The second change to make health care accessible and improve its quality is to improve the working conditions of hospital staff. During labs, the teaching assistants—who were mostly graduate students training to become nurse practitioners—would tell us about the measures that hospital administrators take to cut spending by overworking the staff. As a result, nurses experience burnout from performing under constant pressure, juggling large workloads and dealing  with disrespectful patients; meanwhile, the staff remain underpaid. During my first year, I would constantly doubt my career path as a nurse after observing all the stressors nurses complain about. In my short time as a nursing assistant, I was stressed out from patients treating me as if I were their subordinate, the endless amount of work given to me by my colleagues and having to deal with an overload of patients at the same time; I quit soon after. Such trends can be dangerous as they lead to increased costs and errors and longer processing times. To address this concern, hospitals need to become better working environments by implementing pay increases and measures to protect staff from mistreatment and malpractice lawsuits, increasing staffing to reduce the workload and changing the public perception about staff.

The last change needed to be made is to reconcile the conflicting sentiments of patients, medical professionals and insurance companies. Patients want to get the most coverage while paying the least. However, a high reliance on insurance companies and frequent hospital visits can put a tremendous financial toll on facilities and insurance companies. Health care professionals need to pay off their student loans and want to be compensated for the hard work they put in. Hospitals and insurance companies want to make enough revenue to sustain their facilities. Even the government wants to choose the most efficient option for spending tax money so as many people as possible can benefit out of the limited funds. These conflicting desires lead to a vicious cycle: Patients rely heavily on insurance, creating a hefty financial toll on hospitals and insurance companies, leading to worsened coverage. Hospitals then generate less revenue, which forces them to cut costs in management, staffing and employment. Skilled employees in search of high incomes become burnt out, and the quality of service patients receive will decline.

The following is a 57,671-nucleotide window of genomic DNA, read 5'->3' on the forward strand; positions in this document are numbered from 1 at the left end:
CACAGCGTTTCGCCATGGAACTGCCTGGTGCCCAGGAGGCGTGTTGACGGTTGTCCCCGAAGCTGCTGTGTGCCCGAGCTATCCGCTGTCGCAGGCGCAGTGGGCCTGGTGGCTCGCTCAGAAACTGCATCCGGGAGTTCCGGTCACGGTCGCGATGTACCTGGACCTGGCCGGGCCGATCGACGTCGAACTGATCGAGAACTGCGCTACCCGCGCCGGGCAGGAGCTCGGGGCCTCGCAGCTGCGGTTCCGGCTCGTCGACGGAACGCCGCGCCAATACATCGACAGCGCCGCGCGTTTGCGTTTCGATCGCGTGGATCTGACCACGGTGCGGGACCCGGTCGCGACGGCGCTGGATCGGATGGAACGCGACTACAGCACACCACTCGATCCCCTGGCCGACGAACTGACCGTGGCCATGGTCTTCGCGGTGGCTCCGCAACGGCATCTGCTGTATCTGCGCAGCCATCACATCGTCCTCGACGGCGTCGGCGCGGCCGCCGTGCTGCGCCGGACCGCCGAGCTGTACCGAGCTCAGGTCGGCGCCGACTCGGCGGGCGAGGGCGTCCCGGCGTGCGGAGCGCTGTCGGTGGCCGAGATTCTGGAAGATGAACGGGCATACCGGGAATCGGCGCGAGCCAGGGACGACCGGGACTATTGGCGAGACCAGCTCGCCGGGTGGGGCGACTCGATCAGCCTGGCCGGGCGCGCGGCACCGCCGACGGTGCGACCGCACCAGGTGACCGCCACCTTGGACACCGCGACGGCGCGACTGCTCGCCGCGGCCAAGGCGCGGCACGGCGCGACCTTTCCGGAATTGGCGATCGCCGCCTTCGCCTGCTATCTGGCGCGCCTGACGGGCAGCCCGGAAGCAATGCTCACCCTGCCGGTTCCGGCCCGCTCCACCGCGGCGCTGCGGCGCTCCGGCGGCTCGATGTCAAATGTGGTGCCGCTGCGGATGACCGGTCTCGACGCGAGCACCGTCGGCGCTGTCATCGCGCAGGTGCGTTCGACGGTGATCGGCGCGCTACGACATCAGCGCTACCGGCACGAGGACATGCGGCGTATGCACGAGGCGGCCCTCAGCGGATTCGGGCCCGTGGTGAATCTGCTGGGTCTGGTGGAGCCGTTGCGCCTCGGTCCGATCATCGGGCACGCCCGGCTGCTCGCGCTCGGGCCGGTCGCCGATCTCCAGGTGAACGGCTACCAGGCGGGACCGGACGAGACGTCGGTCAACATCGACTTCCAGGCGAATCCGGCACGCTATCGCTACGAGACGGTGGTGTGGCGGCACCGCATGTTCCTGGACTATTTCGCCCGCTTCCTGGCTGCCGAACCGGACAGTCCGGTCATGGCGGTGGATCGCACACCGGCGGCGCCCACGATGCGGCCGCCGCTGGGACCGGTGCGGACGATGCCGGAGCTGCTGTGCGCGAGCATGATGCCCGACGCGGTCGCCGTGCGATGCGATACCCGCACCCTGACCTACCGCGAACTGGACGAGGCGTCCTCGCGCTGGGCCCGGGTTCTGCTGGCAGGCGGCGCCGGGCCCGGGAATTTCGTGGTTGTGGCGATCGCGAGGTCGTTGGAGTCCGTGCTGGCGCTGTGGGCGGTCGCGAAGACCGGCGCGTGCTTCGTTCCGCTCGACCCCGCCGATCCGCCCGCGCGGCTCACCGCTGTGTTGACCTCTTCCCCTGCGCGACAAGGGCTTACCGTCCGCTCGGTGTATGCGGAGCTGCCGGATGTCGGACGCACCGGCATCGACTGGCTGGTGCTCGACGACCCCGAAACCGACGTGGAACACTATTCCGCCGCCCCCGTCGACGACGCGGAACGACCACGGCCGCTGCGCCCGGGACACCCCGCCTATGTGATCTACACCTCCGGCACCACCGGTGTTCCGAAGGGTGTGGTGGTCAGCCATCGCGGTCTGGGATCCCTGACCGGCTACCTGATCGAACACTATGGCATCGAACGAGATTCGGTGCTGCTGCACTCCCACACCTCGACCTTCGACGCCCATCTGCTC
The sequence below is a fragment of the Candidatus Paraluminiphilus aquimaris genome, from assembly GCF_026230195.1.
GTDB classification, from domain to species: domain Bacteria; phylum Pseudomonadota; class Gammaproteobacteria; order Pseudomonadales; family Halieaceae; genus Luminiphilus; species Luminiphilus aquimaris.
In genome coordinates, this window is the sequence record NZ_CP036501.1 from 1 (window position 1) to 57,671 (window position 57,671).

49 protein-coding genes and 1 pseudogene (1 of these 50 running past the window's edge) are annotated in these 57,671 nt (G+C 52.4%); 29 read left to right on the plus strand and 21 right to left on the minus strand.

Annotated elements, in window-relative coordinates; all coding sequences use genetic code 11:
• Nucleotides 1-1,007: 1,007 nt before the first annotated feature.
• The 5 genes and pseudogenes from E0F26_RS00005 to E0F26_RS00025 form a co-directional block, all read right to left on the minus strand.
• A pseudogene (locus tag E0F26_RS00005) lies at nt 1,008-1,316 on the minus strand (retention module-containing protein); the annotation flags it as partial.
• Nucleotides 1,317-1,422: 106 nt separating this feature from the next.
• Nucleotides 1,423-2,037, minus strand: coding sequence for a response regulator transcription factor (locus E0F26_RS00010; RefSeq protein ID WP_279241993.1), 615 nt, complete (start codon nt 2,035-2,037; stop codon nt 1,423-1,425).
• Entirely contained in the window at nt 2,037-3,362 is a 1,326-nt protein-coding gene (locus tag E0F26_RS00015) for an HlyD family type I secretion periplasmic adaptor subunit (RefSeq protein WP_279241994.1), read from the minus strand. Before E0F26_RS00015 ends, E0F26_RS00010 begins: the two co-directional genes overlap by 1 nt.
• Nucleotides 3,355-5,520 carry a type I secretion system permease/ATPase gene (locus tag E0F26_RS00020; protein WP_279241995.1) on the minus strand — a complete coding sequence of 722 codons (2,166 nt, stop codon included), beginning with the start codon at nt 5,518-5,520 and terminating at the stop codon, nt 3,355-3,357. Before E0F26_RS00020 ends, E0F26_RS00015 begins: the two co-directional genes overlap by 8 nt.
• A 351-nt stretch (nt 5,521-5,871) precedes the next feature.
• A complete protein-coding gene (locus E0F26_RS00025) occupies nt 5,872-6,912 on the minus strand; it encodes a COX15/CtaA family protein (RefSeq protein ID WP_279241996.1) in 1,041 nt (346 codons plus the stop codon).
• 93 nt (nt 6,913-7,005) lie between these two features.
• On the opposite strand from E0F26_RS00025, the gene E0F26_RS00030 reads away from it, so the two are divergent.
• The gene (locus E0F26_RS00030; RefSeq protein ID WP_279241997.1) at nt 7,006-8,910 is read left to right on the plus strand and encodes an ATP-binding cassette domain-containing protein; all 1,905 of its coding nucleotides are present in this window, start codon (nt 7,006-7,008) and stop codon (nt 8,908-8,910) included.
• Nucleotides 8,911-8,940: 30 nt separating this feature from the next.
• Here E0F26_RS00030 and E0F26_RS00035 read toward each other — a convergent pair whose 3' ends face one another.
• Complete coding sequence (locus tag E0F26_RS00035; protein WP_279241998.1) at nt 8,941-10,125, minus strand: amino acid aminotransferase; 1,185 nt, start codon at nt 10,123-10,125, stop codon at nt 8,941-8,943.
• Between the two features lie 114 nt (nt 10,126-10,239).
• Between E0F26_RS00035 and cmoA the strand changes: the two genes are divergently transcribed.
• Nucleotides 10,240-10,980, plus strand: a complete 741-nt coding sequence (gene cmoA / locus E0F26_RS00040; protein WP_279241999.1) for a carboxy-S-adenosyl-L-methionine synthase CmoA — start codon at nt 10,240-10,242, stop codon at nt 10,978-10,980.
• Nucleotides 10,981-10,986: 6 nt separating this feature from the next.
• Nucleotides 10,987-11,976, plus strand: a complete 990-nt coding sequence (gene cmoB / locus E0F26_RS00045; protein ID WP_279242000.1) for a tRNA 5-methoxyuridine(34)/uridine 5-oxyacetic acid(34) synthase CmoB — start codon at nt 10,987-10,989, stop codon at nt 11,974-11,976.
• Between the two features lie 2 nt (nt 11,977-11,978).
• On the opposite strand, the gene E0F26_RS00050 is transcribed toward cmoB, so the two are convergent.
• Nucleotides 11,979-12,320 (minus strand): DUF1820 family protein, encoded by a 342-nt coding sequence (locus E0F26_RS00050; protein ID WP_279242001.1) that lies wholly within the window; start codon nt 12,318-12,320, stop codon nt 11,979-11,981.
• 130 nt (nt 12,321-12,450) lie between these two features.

In order to address the current health care crisis and for everyone to benefit, insurance companies need better regulation. Additionally, patients should attempt to take care of their health so they can reduce the need to visit the hospital. Insurance companies and hospitals should follow the government’s guidelines for covering and charging patients. Hospitals should improve the working environment, and health care professionals should focus on improving their quality of service.

Although health care is a complex system linked to multiple fields, it is a basic human right that needs to be extended to everyone, not only for “the privileged.” Many short- and long-term changes are needed so that everyone can be satisfied and content.

Leave a Comment

Comments (0)

In an effort to promote dialogue and the sharing of ideas, The Observer encourages members of the university community to respectfully voice their comments below. Comments that fail to meet the standards of respect and mutual tolerance will be removed as necessary.
All The Observer Picks Reader Picks Sort: Newest

Your email address will not be published. Required fields are marked *